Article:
Health information technology supports the collection, aggregation and dissemination of
the health data. Electronic Health Records, a specific instance of this technology, enables the
sharing of health information between points of care. These tools are electronic compilations of a
patient’s health and medication history, provider visits, treatment pans and diagnostic
information, such as lab and radiology results. The use of health IT and health information
exchange can improve the quality of patient care, empower patients by supporting open
communication with providers, increase patient safety and save money for the system. In this
health care report, we study how the usage of electronic health record systems have impacted
quality of care, physician productivity, and hospital efficiency. Using research data, we show that
usage of electronic health record systems such as clinical decision support (CDS) is associated
with improved quality indicators. We show a positive correlation between the degree of
electronic health record (EHR) use and delegation of EHR tasks on clinician productivity.
Finally, we show that health information technology (HIT) adoption and hospital-physician
integration hospital positively impacts hospital efficiency.
Data for this research study on electronic health records systems comes from the National
Hospital Medical Care Surveys, Athena health practice management system and EHR task logs,
American Hospital Association's (AHA) annual survey, the AHA IT survey, CMS Case Mix
Index, and the US Census Bureau's small area income and poverty estimates. The data covers
several periods from 1998 through 2014.
Prior research also supports the conclusion that the use of Electronic Health Records
systems positively impacts Health Care delivery. The research survey of databases consisting of
900 million outpatient primary care visits to clinics with EHRs from 2006-2009 show that the
presence of clinical decision support (CDS) was associated with improved blood pressure control
and increased number of visits not related to adverse drug events. The use of CDS was
associated with improvement in several quality indicators (Hsiao & Hing, 2012).
The data also shows that increased use of Electronic Health Records was associated with
increased productivity units for large hospitals and clinics where automation brought efficiency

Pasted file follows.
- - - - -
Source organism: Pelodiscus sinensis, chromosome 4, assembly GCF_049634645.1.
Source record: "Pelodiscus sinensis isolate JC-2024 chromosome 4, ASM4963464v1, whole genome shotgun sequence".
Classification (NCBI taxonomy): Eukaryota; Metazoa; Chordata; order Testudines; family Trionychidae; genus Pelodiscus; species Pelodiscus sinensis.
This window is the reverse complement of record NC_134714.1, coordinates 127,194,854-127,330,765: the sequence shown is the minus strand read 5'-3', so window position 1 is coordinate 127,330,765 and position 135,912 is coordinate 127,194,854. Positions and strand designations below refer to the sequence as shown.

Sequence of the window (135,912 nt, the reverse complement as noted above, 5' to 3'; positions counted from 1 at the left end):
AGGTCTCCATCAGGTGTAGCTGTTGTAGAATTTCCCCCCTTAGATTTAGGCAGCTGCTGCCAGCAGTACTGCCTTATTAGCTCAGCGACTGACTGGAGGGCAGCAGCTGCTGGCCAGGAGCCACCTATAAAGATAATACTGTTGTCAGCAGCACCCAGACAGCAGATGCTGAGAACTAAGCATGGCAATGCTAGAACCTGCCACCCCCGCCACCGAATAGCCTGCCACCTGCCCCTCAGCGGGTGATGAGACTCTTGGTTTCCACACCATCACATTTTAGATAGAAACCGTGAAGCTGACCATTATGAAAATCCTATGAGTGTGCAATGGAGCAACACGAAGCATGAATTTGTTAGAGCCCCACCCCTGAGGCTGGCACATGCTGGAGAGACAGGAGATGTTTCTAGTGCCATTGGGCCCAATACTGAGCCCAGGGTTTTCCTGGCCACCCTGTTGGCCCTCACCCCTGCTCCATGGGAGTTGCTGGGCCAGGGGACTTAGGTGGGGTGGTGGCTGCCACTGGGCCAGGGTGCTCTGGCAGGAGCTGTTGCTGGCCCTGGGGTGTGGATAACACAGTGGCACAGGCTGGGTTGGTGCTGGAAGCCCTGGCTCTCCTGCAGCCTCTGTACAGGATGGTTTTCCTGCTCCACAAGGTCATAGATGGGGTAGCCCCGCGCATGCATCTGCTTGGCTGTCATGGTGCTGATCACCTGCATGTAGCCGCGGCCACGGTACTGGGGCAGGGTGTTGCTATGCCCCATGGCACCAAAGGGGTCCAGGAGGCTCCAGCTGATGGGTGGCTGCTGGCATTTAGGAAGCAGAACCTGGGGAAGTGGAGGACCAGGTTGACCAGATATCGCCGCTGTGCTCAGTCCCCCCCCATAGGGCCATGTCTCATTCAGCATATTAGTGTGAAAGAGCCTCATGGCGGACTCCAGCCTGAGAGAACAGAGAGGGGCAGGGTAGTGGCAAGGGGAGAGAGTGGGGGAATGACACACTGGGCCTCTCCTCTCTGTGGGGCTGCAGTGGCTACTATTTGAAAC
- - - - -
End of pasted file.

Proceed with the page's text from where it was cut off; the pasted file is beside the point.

to the operations. Greater EHR use and greater EHR task delegation were independently
associated with higher levels of productivity (Poissant et al, 2005).
EHR adoption and hospital-physician integration, individually, have statistically
significant positive impacts on hospital efficiency which shows that EHR adoption and hospital-
physician integration are key parts of improving hospital efficiency (Lammers, 2013).
Significance of the study:
The significance of this research study is that it shows that an EHR-based clinical
decision support system leads to modest but significant improvements in patient care. This
finding incentivizes physicians to learn EHR system use and transfer what they learned from
using the clinical decision support system with some patients to the care of other patients. It also
enables health care administrators to recognize that EHR infrastructure will become ubiquitous
for personalization of medical care in the coming era of genomic medicine. EHR-embedded
clinical decision support may become an essential tool needed to systematically process complex
risk prediction data and then accurately identify appropriate clinical goals and high-priority
treatment options for each patient at each clinical encounter efficiency (Chaudhary, Wang & Wu,
2006). In summary, we aim to show that electronic health record systems (EHR) positively
impacts quality of care, physician productivity, and hospital.
1. To determine whether usage of electronic health record systems such as clinical
decision support (CDS) is associated with improved quality indicators.
2. To examine the impact of the degree of electronic health record (EHR) use and
delegation of EHR tasks on clinician productivity.
3. To determine the impact of health information technology (HIT) adoption and
hospital-physician integration on hospital efficiency.